PPD Statement at the Global South-South Development Expo 2022 Concept Note Thematic Solution Forum on SSTC for Reproductive Health and Population and Development – 12 September 2022

Honorable Chairman, Representatives of UNFPA, Speakers and Delegates, Ladies and Gentlemen

Firstly, allow me on behalf of the PPD Board to thank UNFPA and you all to attend this august gathering at Thematic Solution Forum on SSTC for Reproductive Health and Population and Development. It is a great pleasure to me to represent PPD today during this forum.

PPD, an intergovernmental organization, was launched at the 1994 during International Conference on Population and Development (ICPD) in Cairo, Egypt with ten developing countries from Asia, Africa and Latin America to help implement the ICPD Program of Action (POA), specifically for the purpose of expanding and improving south-south cooperation in the fields of reproductive health, population, and development. Today, PPD has become an organization of 27 developing countries, representing close to 60% of the population of developing countries. PPD dedicates to the promotion and strengthening of South-South cooperation in reproductive health, family planning, and issues related to population policies and dynamics including aging. Through advocacy, policy dialogues, exchange of information and experience, capacity building, training, and technical cooperation, PPD partners with both its members and other countries in implementing the ICPD Programme of Action and SDGs 2030 agenda.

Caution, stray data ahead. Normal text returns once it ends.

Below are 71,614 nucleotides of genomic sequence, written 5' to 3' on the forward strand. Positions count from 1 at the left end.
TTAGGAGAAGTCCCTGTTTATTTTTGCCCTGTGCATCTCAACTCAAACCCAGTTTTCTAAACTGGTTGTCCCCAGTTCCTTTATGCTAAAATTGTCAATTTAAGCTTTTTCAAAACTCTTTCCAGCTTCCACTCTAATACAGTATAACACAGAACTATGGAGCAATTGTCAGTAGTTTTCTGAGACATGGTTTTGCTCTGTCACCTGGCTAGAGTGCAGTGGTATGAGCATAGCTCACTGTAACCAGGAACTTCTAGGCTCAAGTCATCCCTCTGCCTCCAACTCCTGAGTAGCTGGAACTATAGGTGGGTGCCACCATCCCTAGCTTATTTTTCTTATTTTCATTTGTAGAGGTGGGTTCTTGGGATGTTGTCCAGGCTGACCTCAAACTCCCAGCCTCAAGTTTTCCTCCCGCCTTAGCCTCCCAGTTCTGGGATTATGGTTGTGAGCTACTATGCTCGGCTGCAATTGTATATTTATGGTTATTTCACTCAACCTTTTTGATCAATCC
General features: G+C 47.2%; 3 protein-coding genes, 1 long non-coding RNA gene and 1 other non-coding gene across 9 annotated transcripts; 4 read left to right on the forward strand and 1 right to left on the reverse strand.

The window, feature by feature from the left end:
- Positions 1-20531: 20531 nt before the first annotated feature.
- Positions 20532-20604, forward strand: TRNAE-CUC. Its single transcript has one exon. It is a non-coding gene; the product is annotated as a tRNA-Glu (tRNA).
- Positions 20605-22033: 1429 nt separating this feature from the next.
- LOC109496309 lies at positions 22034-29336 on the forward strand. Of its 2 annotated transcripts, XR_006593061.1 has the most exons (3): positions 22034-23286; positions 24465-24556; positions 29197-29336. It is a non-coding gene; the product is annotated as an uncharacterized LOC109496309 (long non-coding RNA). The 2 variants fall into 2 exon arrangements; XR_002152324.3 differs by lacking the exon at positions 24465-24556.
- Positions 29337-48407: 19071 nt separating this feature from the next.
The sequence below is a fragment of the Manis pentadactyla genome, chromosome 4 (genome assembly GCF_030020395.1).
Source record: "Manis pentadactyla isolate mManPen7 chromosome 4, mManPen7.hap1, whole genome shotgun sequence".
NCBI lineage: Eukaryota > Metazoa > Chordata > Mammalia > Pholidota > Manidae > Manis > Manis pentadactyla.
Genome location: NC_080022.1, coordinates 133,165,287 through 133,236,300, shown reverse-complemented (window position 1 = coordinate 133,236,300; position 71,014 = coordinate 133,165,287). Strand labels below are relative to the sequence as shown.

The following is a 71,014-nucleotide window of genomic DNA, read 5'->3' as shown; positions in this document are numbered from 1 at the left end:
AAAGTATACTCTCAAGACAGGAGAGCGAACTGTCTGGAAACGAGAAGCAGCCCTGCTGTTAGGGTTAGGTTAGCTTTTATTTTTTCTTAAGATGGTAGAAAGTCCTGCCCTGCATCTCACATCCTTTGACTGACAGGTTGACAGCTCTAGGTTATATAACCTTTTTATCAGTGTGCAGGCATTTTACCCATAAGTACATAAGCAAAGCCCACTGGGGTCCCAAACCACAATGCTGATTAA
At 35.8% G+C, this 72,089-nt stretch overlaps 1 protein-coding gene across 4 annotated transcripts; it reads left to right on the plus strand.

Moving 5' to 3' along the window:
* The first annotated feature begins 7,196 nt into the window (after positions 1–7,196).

Ladies and gentlemen: